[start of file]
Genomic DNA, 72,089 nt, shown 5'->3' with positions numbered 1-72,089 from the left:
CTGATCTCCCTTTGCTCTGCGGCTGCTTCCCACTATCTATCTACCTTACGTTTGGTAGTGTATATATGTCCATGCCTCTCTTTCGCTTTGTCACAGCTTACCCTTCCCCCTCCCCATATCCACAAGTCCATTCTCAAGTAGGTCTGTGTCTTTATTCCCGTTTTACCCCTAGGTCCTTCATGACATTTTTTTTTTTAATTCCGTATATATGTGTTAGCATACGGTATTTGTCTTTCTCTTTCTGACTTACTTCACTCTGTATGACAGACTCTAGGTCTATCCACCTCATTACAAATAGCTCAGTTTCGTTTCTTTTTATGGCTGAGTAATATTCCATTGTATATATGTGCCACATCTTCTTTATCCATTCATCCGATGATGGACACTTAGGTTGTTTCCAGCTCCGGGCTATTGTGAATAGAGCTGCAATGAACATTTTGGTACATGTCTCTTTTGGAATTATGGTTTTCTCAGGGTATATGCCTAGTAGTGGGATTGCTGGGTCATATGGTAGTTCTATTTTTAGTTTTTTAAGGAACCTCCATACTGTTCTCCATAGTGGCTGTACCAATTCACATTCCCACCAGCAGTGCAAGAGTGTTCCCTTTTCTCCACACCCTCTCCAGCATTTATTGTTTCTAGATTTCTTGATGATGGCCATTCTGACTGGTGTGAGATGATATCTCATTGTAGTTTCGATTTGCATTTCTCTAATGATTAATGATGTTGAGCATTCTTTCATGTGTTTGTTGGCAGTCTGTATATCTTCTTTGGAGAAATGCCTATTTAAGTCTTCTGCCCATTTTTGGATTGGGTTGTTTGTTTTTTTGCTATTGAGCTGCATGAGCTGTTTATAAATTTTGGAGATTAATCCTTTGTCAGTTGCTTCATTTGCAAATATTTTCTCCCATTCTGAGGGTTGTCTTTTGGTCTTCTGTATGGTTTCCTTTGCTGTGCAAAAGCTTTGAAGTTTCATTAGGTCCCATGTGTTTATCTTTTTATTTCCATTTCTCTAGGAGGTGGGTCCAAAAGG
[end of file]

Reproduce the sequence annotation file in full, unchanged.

Genomic DNA, 72,089 nt, shown 5'->3' with positions numbered 1-72,089 from the left:
CTGATCTCCCTTTGCTCTGCGGCTGCTTCCCACTATCTATCTACCTTACGTTTGGTAGTGTATATATGTCCATGCCTCTCTTTCGCTTTGTCACAGCTTACCCTTCCCCCTCCCCATATCCACAAGTCCATTCTCAAGTAGGTCTGTGTCTTTATTCCCGTTTTACCCCTAGGTCCTTCATGACATTTTTTTTTTTAATTCCGTATATATGTGTTAGCATACGGTATTTGTCTTTCTCTTTCTGACTTACTTCACTCTGTATGACAGACTCTAGGTCTATCCACCTCATTACAAATAGCTCAGTTTCGTTTCTTTTTATGGCTGAGTAATATTCCATTGTATATATGTGCCACATCTTCTTTATCCATTCATCCGATGATGGACACTTAGGTTGTTTCCAGCTCCGGGCTATTGTGAATAGAGCTGCAATGAACATTTTGGTACATGTCTCTTTTGGAATTATGGTTTTCTCAGGGTATATGCCTAGTAGTGGGATTGCTGGGTCATATGGTAGTTCTATTTTTAGTTTTTTAAGGAACCTCCATACTGTTCTCCATAGTGGCTGTACCAATTCACATTCCCACCAGCAGTGCAAGAGTGTTCCCTTTTCTCCACACCCTCTCCAGCATTTATTGTTTCTAGATTTCTTGATGATGGCCATTCTGACTGGTGTGAGATGATATCTCATTGTAGTTTCGATTTGCATTTCTCTAATGATTAATGATGTTGAGCATTCTTTCATGTGTTTGTTGGCAGTCTGTATATCTTCTTTGGAGAAATGCCTATTTAAGTCTTCTGCCCATTTTTGGATTGGGTTGTTTGTTTTTTTGCTATTGAGCTGCATGAGCTGTTTATAAATTTTGGAGATTAATCCTTTGTCAGTTGCTTCATTTGCAAATATTTTCTCCCATTCTGAGGGTTGTCTTTTGGTCTTCTGTATGGTTTCCTTTGCTGTGCAAAAGCTTTGAAGTTTCATTAGGTCCCATGTGTTTATCTTTTTATTTCCATTTCTCTAGGAGGTGGGTCCAAAAGG